Working for The Millennial Market

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Professional Remodeler interviews generational expert and author Neil Howe about what remodelers can expect from echo boomers and millennials

January 01, 2010

 

Concepts of home and attitudes about the value of homeownership are deeply rooted in a person's life experience. Historian, economist and demographer Neil Howe is one of the nation's leading authorities on generations. With his colleague, William Strauss, he coined the term "millennial generation" to describe the wave of young people born since 1982 who are beginning to buy and remodel their homes. He recently spoke to Professional Remodeler about the three generations of today's homeowners and what their attitudes mean for remodelers.

Q. Let's start out with some good working definitions of the buyer demographics: baby boomers, Generation X and the millennials. Who are these buyers generationally?

A. Today's living generations actually start with the GI generation, who came of age in the Great Depression and World War II. They're now in their 80s and older. The silent generation came of age in the presidencies of Truman, Eisenhower and Kennedy. They're the young-old; they're in their 60s and 70s. The boomers we define as those born from 1943 to 1960; they're today in the end of their 40s to mid-60s. Generation X we define as 1961 to 1981; today, they're in their late 20s to late 40s. The millennials are from 1982 to 2004. They're all the young people.

Q. As a generation, what are some of the life experiences of millennials that impact their attitudes toward their houses? What are their expectations of a remodel's pay off?

A. They're long-term planners. A lot of them have 10- to 15-year plans, even if they can't find an employer. That long-term focus means they look at projects that will age with them. They're into ownership and that has that long-term aspect to it. Ownership is no longer at all attached to a phase of life moment. That's an interesting shift. It used to be that marriage or moving in together and having a kid meant you needed to buy a home. Millennials just buy a home or find roommates. The idea of a single person buying a home was unusual earlier.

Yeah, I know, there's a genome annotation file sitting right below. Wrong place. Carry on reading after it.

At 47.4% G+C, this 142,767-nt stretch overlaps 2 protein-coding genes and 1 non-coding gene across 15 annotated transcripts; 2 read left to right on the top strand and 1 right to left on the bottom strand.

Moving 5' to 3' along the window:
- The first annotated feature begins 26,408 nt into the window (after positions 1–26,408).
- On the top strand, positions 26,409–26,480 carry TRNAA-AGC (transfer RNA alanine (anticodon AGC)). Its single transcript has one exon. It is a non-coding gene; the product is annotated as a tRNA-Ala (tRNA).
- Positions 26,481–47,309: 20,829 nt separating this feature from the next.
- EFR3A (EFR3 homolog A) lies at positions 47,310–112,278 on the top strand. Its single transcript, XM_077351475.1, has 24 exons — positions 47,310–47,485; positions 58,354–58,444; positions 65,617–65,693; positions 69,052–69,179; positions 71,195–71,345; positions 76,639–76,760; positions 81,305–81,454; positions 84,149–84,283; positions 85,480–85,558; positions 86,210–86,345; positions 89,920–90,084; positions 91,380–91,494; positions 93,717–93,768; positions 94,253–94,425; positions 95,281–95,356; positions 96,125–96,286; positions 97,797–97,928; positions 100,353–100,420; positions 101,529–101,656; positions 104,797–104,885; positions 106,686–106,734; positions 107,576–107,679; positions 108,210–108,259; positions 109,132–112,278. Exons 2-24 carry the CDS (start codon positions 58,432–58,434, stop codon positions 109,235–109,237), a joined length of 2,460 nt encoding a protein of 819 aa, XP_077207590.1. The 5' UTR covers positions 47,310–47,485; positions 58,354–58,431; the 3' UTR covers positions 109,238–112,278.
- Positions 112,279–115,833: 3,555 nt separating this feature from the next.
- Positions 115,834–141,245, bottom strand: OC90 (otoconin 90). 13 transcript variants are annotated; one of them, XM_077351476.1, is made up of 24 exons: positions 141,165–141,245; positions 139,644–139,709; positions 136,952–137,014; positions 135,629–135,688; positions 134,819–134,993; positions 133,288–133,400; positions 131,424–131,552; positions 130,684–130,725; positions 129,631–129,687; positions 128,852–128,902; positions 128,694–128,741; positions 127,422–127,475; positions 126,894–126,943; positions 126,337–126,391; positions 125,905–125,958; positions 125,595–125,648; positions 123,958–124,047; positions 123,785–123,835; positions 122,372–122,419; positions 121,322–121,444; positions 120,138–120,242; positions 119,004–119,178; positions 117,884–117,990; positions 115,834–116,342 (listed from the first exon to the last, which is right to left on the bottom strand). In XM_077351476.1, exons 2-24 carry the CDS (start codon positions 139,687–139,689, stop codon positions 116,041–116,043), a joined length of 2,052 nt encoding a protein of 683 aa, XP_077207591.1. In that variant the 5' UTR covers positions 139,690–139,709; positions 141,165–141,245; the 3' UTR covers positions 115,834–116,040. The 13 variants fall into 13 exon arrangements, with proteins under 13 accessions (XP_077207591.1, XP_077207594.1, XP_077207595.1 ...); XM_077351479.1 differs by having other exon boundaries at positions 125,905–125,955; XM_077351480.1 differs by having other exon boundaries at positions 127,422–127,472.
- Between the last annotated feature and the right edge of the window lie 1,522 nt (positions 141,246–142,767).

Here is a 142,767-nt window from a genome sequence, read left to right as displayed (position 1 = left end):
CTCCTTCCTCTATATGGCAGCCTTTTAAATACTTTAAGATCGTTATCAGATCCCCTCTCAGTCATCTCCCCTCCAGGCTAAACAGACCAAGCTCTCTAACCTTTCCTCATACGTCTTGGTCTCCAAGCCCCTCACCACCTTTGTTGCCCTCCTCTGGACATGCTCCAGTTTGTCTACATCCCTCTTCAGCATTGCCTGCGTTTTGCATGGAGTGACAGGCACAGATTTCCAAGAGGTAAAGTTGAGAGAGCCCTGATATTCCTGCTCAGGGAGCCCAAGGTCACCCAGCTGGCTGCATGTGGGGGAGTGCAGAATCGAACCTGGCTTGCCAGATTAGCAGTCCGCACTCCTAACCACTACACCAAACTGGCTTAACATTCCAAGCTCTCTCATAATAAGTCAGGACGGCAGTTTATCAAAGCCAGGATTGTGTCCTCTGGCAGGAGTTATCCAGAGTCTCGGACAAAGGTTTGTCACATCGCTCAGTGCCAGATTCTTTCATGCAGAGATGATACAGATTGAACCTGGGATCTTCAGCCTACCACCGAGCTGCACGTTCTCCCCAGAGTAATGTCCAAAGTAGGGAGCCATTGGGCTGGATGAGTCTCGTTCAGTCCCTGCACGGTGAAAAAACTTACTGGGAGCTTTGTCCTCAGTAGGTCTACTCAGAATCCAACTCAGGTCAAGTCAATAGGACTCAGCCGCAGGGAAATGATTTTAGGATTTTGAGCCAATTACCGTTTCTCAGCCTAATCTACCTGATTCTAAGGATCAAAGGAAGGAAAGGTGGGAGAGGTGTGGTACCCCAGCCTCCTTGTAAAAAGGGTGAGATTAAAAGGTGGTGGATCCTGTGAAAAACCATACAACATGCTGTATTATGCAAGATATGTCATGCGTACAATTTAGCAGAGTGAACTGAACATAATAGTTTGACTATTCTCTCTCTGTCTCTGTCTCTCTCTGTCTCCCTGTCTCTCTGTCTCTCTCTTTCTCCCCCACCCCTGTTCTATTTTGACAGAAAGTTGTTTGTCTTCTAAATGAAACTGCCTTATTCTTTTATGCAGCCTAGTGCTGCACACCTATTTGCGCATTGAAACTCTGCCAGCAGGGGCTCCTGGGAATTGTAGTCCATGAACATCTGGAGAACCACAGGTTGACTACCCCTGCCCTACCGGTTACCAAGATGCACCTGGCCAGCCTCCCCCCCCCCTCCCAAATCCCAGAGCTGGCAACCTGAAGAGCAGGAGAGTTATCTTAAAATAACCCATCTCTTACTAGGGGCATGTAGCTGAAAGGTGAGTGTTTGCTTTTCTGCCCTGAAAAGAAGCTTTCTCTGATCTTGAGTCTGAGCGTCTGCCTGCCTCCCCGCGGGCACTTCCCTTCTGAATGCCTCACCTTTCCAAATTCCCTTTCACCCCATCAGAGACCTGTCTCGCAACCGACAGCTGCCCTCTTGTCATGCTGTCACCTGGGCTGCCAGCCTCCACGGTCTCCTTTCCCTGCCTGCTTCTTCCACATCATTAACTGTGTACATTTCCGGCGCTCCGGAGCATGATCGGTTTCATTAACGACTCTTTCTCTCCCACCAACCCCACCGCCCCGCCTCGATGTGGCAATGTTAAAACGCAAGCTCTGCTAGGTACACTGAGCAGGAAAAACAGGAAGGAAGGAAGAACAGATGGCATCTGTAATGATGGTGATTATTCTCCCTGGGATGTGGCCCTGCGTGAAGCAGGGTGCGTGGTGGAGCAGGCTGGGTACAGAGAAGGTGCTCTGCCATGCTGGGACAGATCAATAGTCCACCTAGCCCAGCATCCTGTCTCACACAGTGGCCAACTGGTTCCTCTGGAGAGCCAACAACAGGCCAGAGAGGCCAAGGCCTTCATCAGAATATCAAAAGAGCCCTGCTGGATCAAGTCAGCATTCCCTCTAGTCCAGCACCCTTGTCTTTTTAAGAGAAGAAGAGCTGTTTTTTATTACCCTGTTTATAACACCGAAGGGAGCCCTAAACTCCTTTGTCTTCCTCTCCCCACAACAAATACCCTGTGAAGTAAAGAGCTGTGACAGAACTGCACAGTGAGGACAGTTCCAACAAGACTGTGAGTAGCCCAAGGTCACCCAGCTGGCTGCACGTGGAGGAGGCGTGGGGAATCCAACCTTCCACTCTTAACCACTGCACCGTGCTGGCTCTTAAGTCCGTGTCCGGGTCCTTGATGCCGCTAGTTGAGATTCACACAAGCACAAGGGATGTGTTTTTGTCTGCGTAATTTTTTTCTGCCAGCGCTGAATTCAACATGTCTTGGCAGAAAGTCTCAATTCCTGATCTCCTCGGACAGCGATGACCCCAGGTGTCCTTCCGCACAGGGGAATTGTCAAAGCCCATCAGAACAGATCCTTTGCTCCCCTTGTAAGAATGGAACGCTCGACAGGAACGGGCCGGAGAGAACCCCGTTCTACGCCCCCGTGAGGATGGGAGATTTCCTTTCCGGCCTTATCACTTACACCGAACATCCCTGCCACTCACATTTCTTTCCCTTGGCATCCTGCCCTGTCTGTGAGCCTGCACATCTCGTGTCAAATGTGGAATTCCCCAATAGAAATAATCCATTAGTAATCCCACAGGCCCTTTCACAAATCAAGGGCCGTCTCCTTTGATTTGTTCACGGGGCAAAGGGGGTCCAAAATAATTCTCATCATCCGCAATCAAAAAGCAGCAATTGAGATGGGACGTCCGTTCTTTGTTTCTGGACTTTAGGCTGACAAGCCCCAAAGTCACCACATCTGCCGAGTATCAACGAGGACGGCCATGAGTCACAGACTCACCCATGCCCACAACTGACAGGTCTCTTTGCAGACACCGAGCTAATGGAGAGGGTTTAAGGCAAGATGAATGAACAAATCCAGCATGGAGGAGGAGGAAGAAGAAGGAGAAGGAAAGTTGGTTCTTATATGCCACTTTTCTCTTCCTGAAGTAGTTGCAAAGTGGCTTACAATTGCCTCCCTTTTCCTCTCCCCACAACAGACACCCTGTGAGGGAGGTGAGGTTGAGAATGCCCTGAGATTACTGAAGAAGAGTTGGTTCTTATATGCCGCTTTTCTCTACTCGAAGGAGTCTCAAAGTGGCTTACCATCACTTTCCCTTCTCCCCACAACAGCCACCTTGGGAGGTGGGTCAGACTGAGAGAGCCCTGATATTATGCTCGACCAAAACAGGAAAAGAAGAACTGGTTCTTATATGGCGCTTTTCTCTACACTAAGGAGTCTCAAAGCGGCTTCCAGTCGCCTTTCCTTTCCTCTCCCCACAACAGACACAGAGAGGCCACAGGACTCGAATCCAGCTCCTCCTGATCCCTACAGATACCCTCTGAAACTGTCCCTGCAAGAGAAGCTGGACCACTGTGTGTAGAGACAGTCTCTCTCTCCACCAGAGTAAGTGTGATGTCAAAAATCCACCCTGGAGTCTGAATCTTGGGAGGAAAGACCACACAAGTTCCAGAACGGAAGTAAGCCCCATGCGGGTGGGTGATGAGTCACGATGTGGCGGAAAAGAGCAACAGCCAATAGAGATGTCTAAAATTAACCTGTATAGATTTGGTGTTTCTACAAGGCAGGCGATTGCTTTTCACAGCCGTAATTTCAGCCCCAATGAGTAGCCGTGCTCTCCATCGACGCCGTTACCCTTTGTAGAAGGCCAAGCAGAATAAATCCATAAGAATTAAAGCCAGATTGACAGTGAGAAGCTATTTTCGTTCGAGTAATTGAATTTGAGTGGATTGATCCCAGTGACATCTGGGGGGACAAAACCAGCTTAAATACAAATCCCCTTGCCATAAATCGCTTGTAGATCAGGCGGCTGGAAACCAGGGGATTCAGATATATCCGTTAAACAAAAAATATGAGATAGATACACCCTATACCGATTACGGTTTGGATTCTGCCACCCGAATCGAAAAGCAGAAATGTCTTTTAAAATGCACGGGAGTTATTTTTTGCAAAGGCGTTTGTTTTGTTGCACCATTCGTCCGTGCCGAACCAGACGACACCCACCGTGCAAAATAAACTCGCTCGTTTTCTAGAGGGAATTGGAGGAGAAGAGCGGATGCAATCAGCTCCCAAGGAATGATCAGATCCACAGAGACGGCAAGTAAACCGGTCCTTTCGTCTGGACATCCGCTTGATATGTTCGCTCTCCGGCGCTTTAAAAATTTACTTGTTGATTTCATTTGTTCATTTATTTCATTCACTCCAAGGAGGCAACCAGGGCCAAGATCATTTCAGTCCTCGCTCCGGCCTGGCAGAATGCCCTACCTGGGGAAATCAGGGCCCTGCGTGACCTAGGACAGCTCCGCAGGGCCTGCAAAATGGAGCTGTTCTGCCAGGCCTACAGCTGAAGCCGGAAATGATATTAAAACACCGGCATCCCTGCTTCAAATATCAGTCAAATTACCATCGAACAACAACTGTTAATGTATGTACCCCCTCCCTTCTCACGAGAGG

Their concept of finance is an extended family concept ... their family's budget. ... They're group oriented — they like the family room and kitchens that open up into entertaining spaces. Being sheltered is another big thing. They're not into risky lifestyles. They want their home to be safe.

Q. How does that compare with Gen Xers?

A. Gen Xers have a mix-and-match modular lifestyle. They have certain needs; they want their house to meet that need. They're apt to buy a place with a lot of unfinished space. They're an incredibly market-oriented, entrepreneurial generation; there are almost always some freelance or start-up aspects to their lives. They're either telecommuting or have some side business. They all have peculiar housing needs that are not at all defined by the suburban lifestyle.

... Their modular lifestyle is a huge opportunity. You need to show them as a remodeler that you're radically comfortable with anything they suggest. Don't go with an attitude that all you're going to do is accessorize a lifestyle home. Think that you can gut it and do anything. They're also very value-conscious, so you need to be able to document what they're getting. Because they're so market savvy, they want to know resale value.

Q. What do remodelers need to know about millennials for the sales process?